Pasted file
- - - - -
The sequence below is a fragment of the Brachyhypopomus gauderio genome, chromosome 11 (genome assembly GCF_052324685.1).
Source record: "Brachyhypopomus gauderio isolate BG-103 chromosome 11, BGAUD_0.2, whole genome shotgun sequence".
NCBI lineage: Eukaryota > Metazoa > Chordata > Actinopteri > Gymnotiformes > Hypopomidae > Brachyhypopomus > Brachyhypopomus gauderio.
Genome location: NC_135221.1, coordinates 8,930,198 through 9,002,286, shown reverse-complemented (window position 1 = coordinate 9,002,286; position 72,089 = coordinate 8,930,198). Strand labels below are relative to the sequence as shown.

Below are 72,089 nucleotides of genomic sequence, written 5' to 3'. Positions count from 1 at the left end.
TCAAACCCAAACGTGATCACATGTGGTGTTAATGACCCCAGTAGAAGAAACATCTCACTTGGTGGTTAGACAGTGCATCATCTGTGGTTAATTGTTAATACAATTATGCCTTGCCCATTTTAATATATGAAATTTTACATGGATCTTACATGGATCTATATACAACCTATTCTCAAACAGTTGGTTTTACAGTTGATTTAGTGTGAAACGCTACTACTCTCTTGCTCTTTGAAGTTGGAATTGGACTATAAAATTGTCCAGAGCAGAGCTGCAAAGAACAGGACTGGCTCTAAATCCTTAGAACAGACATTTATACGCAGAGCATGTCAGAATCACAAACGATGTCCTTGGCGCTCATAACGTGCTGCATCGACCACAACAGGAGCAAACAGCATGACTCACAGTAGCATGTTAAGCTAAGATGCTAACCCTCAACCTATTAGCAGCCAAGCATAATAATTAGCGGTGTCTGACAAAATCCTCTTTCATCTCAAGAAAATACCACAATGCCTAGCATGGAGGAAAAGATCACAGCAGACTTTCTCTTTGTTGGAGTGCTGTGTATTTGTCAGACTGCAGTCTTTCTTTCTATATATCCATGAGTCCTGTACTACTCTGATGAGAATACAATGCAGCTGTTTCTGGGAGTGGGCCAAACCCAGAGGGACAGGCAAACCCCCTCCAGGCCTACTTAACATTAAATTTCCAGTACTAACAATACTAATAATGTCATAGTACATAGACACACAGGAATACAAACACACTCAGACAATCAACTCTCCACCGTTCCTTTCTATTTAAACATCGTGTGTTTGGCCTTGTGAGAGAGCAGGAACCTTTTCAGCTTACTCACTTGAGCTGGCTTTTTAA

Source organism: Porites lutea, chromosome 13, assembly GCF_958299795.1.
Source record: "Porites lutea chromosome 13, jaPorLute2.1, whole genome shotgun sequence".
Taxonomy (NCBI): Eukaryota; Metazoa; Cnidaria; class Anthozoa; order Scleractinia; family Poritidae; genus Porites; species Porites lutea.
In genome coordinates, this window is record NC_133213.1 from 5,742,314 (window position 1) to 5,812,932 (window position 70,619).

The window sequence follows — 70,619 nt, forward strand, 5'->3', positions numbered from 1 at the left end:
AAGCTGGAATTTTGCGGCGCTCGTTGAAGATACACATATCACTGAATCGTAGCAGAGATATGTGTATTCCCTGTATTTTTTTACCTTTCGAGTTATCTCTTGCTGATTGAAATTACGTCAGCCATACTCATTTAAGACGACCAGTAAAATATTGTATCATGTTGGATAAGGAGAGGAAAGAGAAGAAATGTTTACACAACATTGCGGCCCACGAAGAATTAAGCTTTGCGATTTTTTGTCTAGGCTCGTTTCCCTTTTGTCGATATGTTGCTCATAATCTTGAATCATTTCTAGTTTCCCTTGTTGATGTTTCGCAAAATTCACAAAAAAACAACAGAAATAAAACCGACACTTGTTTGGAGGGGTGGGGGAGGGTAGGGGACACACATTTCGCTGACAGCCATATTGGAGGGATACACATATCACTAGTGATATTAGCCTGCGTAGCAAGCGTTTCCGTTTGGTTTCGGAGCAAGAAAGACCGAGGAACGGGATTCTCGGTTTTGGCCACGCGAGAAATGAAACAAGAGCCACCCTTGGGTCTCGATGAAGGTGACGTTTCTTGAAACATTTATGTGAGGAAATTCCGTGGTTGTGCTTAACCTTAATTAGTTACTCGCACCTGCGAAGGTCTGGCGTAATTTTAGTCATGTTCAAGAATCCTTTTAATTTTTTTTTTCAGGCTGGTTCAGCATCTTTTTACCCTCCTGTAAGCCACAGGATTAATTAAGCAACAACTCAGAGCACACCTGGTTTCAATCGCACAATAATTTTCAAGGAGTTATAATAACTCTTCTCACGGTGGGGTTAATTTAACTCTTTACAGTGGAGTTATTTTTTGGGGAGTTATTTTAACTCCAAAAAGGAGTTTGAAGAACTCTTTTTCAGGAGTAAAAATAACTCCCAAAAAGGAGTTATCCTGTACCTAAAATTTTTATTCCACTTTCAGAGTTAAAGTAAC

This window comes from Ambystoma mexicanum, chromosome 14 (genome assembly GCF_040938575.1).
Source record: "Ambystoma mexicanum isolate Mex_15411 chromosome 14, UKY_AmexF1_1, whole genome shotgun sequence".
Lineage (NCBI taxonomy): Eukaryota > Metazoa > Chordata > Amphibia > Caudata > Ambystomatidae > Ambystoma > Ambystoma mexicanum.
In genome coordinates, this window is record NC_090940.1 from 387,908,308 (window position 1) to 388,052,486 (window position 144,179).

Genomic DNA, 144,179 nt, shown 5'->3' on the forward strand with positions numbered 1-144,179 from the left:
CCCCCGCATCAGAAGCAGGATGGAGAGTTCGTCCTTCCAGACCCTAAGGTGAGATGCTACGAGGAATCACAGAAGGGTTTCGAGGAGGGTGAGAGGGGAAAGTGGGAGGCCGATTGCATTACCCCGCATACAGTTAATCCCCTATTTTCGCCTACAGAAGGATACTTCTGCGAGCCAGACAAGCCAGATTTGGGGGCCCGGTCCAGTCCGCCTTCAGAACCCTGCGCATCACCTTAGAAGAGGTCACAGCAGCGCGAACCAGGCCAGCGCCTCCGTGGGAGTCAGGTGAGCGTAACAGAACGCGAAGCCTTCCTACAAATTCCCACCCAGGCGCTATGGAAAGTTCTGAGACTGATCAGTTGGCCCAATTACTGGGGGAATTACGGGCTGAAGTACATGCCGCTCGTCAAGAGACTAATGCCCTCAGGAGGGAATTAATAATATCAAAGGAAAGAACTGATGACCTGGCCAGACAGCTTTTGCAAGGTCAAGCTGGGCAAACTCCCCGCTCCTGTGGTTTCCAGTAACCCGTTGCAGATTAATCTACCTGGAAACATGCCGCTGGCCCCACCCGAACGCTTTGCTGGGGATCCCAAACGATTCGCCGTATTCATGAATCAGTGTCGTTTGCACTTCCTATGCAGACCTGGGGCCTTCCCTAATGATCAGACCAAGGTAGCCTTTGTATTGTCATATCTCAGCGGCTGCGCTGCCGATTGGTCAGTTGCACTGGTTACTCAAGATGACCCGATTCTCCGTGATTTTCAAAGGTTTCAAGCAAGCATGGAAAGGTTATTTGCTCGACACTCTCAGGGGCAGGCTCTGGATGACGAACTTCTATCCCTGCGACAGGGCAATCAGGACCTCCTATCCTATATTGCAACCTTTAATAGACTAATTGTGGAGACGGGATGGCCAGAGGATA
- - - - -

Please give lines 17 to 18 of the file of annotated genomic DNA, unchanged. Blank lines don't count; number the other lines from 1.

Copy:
Genomic DNA, 144,179 nt, shown 5'->3' on the forward strand with positions numbered 1-144,179 from the left:
CCCCCGCATCAGAAGCAGGATGGAGAGTTCGTCCTTCCAGACCCTAAGGTGAGATGCTACGAGGAATCACAGAAGGGTTTCGAGGAGGGTGAGAGGGGAAAGTGGGAGGCCGATTGCATTACCCCGCATACAGTTAATCCCCTATTTTCGCCTACAGAAGGATACTTCTGCGAGCCAGACAAGCCAGATTTGGGGGCCCGGTCCAGTCCGCCTTCAGAACCCTGCGCATCACCTTAGAAGAGGTCACAGCAGCGCGAACCAGGCCAGCGCCTCCGTGGGAGTCAGGTGAGCGTAACAGAACGCGAAGCCTTCCTACAAATTCCCACCCAGGCGCTATGGAAAGTTCTGAGACTGATCAGTTGGCCCAATTACTGGGGGAATTACGGGCTGAAGTACATGCCGCTCGTCAAGAGACTAATGCCCTCAGGAGGGAATTAATAATATCAAAGGAAAGAACTGATGACCTGGCCAGACAGCTTTTGCAAGGTCAAGCTGGGCAAACTCCCCGCTCCTGTGGTTTCCAGTAACCCGTTGCAGATTAATCTACCTGGAAACATGCCGCTGGCCCCACCCGAACGCTTTGCTGGGGATCCCAAACGATTCGCCGTATTCATGAATCAGTGTCGTTTGCACTTCCTATGCAGACCTGGGGCCTTCCCTAATGATCAGACCAAGGTAGCCTTTGTATTGTCATATCTCAGCGGCTGCGCTGCCGATTGGTCAGTTGCACTGGTTACTCAAGATGACCCGATTCTCCGTGATTTTCAAAGGTTTCAAGCAAGCATGGAAAGGTTATTTGCTCGACACTCTCAGGGGCAGGCTCTGGATGACGAACTTCTATCCCTGCGACAGGGCAATCAGGACCTCCTATCCTATATTGCAACCTTTAATAGACTAATTGTGGAGACGGGATGGCCAGAGGATA